onlineiq blog

Google’s latest changes and what they mean for your business

  • by Urszula Richards
  • 15 April 2015
Google’s latest changes and what they mean for your business onlineiq blog

I have already had a few people ask me about this upcoming change on the 21st of April 2015.

By way of background, for those just new to this online world - Google seems to be the main place people go when they are searching for …. well … ANYTHING.

Google's main focus is, and always has been, to provide a search experience which is likely to produce the BEST result for what any searcher is looking for.

To this end, it has to have criteria for what a 'good' result is.

Every now and again, Google make changes to their criteria - in web speak this is called an algorithm - which basically means a formula which automated google robots can apply to determine if your site is a good fit for what someone is actually looking for.

When these changes to the algorithm are made, it often affects the number of visits to your website - in a good or a bad way. Google have this cute way of naming these major algorithm adjustments - names such as Panda, and Penguin. Not sure what they are calling this one - maybe they announce it with a big fan fare on the day, like an apple product launch :)

A change is coming on the 21st of April 2015.

This particular change is in response to the fact that a vast majority of people now use mobile devices as well as laptops and desktop computers to search for information.For a number of years now, best practice in website design has been to build website in a responsive way.>

What does responsive mean?

It means, that when you are viewing a website on a mobile device, you do not need to squint, enlarge the text, ask someone else to read it for you, or do anything to be able to access the content easily.

In fact, the design has been made to be easily seen and understood on both mobile and larger devices.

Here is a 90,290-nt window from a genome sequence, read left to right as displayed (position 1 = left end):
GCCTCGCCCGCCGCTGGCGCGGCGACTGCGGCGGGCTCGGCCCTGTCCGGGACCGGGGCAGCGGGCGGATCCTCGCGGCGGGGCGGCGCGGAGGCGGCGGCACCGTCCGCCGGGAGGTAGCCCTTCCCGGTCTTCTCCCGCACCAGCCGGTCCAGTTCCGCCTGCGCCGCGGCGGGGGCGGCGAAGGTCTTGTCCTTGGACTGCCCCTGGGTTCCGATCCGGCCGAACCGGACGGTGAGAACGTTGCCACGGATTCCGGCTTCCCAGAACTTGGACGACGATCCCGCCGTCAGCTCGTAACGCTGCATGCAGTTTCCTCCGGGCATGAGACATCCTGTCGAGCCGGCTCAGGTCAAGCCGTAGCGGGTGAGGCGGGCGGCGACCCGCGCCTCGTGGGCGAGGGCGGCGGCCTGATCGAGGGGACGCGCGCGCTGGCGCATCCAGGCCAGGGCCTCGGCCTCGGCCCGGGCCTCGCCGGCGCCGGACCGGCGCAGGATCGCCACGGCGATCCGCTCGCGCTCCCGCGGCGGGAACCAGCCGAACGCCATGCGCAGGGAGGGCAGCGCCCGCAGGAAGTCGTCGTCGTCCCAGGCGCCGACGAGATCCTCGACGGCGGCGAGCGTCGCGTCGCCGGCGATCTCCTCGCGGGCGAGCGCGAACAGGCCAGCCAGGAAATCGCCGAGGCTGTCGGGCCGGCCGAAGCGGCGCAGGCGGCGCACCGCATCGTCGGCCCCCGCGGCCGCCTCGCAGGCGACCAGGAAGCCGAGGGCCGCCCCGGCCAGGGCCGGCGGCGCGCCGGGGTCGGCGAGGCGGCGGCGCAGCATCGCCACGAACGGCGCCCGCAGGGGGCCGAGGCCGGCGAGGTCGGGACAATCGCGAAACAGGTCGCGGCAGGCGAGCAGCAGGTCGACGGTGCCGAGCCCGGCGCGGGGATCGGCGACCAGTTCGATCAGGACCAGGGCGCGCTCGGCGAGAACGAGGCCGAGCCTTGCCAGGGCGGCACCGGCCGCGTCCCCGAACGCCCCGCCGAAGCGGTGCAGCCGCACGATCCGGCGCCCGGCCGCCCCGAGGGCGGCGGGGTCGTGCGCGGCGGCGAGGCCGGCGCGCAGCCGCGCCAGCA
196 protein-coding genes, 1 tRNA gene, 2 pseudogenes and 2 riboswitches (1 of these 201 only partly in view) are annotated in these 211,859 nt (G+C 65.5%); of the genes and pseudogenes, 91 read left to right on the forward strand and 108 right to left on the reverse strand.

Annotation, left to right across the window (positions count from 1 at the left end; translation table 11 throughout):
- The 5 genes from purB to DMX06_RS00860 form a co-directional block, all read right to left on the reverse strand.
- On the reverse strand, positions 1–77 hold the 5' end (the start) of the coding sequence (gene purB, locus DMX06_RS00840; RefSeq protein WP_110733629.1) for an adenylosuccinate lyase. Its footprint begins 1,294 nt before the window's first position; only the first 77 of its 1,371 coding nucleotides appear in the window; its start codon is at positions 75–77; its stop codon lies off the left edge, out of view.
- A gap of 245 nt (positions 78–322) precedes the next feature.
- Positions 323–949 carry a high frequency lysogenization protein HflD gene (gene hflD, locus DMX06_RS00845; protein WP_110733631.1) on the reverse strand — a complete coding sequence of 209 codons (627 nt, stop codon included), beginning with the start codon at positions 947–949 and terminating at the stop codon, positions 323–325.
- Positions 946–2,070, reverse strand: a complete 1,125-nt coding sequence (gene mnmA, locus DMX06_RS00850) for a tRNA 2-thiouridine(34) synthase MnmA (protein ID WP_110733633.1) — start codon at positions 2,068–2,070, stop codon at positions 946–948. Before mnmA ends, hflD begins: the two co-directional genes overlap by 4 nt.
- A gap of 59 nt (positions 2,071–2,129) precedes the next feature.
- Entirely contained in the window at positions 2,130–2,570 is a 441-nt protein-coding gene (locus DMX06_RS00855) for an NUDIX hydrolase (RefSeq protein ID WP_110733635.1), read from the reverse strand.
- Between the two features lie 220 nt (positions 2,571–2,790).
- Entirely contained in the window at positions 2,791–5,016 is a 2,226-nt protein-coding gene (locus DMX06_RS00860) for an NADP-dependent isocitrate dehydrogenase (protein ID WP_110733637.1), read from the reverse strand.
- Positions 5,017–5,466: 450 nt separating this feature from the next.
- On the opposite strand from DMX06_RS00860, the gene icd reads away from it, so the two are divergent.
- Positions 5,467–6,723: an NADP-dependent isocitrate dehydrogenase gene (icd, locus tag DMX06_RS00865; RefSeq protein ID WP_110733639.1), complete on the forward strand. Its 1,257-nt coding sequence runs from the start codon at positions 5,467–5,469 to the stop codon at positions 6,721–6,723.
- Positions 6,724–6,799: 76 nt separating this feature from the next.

Do they look the same? No, and that is the challenge (for designers & developers).

A few years back having a responsive / mobile friendly website built cost A LOT - because everyone was learning. Luckily for the geek nature of this industry, it has evolved, and responsive design tends to be built in - although understandably it still costs a bit more with the design and implementation of the various layouts.As you can imagine, Google feels websites built in this way are more customer-focused and therefore more relevant.

It has decided to give a higher ranking in its criteria for anyone whose site is responsive or mobile friendly.

What it will mean, and what it won’t mean

  • If people are searching for your business by name, or type in your domain name directly, there will be no change - Google will assume they are looking for YOU
  • If people are searching for your type of service or product using keywords, but not YOU specifically, and they are on a laptop or desktop, where you show up in the results will not change significantly
  • But if they are searching for your type of service or product using keywords, on a mobile device, this is where your ranking will drop significantly if your site is not optimised for mobile devices / responsive.

What this means for you

I was going to start by suggesting you look at your statistics to see what percentage of your ideal audience access your site via a mobile.

But I’m going to be more frank. You really need to start thinking about converting to mobile. The trend is not going away and will only increase. 

How urgent this is for your business, will depend on how established your name and brand is with your customers and new referrals (ie. if most of your referrals are word of mouth it won’t matter as much - as people will be passing on your name and they will find you).

But if you are aiming for new leads from online searches - then you really need to consider doing something soon.

Contact your website partner to find out what the best next steps for you areIt may be a good time to look at the next version of your website, or simply get a quote for making what you have responsive

For some other perspectives on what this means...

Upcity

Forbes

By the way ... I'm in the same boat as you. I have a non-responsive website created some years ago, and am in the process of both reviewing what message I want my website to convey, as well as updating it to a responsive format. This takes time, and while I can't rush it, I can't avoid it!

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